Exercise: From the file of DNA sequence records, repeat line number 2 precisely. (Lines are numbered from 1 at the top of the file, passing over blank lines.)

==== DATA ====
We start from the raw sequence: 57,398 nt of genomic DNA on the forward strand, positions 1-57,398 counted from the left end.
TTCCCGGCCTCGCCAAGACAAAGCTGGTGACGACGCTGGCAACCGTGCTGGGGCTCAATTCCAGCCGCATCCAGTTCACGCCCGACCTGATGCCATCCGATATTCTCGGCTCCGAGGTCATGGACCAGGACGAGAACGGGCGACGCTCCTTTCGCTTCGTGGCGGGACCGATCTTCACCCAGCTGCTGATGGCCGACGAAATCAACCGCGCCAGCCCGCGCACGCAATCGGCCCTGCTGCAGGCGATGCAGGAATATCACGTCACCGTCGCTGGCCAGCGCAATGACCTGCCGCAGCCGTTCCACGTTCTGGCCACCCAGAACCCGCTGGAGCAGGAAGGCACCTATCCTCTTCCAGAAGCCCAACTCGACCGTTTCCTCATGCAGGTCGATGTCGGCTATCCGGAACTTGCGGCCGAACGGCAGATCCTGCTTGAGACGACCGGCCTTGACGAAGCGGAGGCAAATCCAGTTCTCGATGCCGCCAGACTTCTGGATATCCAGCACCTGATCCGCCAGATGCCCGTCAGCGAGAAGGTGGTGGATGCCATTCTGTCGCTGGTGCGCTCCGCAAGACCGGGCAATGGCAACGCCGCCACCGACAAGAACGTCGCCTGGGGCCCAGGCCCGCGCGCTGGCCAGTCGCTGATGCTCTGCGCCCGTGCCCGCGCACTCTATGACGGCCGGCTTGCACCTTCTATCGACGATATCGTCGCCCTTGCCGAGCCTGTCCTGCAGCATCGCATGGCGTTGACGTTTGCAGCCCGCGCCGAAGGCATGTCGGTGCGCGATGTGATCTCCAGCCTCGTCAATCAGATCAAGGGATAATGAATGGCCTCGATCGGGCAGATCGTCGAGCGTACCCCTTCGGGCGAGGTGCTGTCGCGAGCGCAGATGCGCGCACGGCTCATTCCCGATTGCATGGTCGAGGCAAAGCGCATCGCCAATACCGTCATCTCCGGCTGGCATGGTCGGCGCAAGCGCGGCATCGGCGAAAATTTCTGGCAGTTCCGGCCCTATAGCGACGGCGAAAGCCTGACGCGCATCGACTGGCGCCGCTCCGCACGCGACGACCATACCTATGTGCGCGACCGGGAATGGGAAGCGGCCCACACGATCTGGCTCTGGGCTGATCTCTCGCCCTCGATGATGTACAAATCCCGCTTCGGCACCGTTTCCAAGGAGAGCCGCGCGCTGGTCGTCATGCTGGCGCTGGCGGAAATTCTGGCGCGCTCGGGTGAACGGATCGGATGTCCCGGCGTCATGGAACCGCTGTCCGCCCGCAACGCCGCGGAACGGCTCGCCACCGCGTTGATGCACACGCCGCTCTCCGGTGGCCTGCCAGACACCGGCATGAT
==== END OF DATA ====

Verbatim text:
TTCCCGGCCTCGCCAAGACAAAGCTGGTGACGACGCTGGCAACCGTGCTGGGGCTCAATTCCAGCCGCATCCAGTTCACGCCCGACCTGATGCCATCCGATATTCTCGGCTCCGAGGTCATGGACCAGGACGAGAACGGGCGACGCTCCTTTCGCTTCGTGGCGGGACCGATCTTCACCCAGCTGCTGATGGCCGACGAAATCAACCGCGCCAGCCCGCGCACGCAATCGGCCCTGCTGCAGGCGATGCAGGAATATCACGTCACCGTCGCTGGCCAGCGCAATGACCTGCCGCAGCCGTTCCACGTTCTGGCCACCCAGAACCCGCTGGAGCAGGAAGGCACCTATCCTCTTCCAGAAGCCCAACTCGACCGTTTCCTCATGCAGGTCGATGTCGGCTATCCGGAACTTGCGGCCGAACGGCAGATCCTGCTTGAGACGACCGGCCTTGACGAAGCGGAGGCAAATCCAGTTCTCGATGCCGCCAGACTTCTGGATATCCAGCACCTGATCCGCCAGATGCCCGTCAGCGAGAAGGTGGTGGATGCCATTCTGTCGCTGGTGCGCTCCGCAAGACCGGGCAATGGCAACGCCGCCACCGACAAGAACGTCGCCTGGGGCCCAGGCCCGCGCGCTGGCCAGTCGCTGATGCTCTGCGCCCGTGCCCGCGCACTCTATGACGGCCGGCTTGCACCTTCTATCGACGATATCGTCGCCCTTGCCGAGCCTGTCCTGCAGCATCGCATGGCGTTGACGTTTGCAGCCCGCGCCGAAGGCATGTCGGTGCGCGATGTGATCTCCAGCCTCGTCAATCAGATCAAGGGATAATGAATGGCCTCGATCGGGCAGATCGTCGAGCGTACCCCTTCGGGCGAGGTGCTGTCGCGAGCGCAGATGCGCGCACGGCTCATTCCCGATTGCATGGTCGAGGCAAAGCGCATCGCCAATACCGTCATCTCCGGCTGGCATGGTCGGCGCAAGCGCGGCATCGGCGAAAATTTCTGGCAGTTCCGGCCCTATAGCGACGGCGAAAGCCTGACGCGCATCGACTGGCGCCGCTCCGCACGCGACGACCATACCTATGTGCGCGACCGGGAATGGGAAGCGGCCCACACGATCTGGCTCTGGGCTGATCTCTCGCCCTCGATGATGTACAAATCCCGCTTCGGCACCGTTTCCAAGGAGAGCCGCGCGCTGGTCGTCATGCTGGCGCTGGCGGAAATTCTGGCGCGCTCGGGTGAACGGATCGGATGTCCCGGCGTCATGGAACCGCTGTCCGCCCGCAACGCCGCGGAACGGCTCGCCACCGCGTTGATGCACACGCCGCTCTCCGGTGGCCTGCCAGACACCGGCATGAT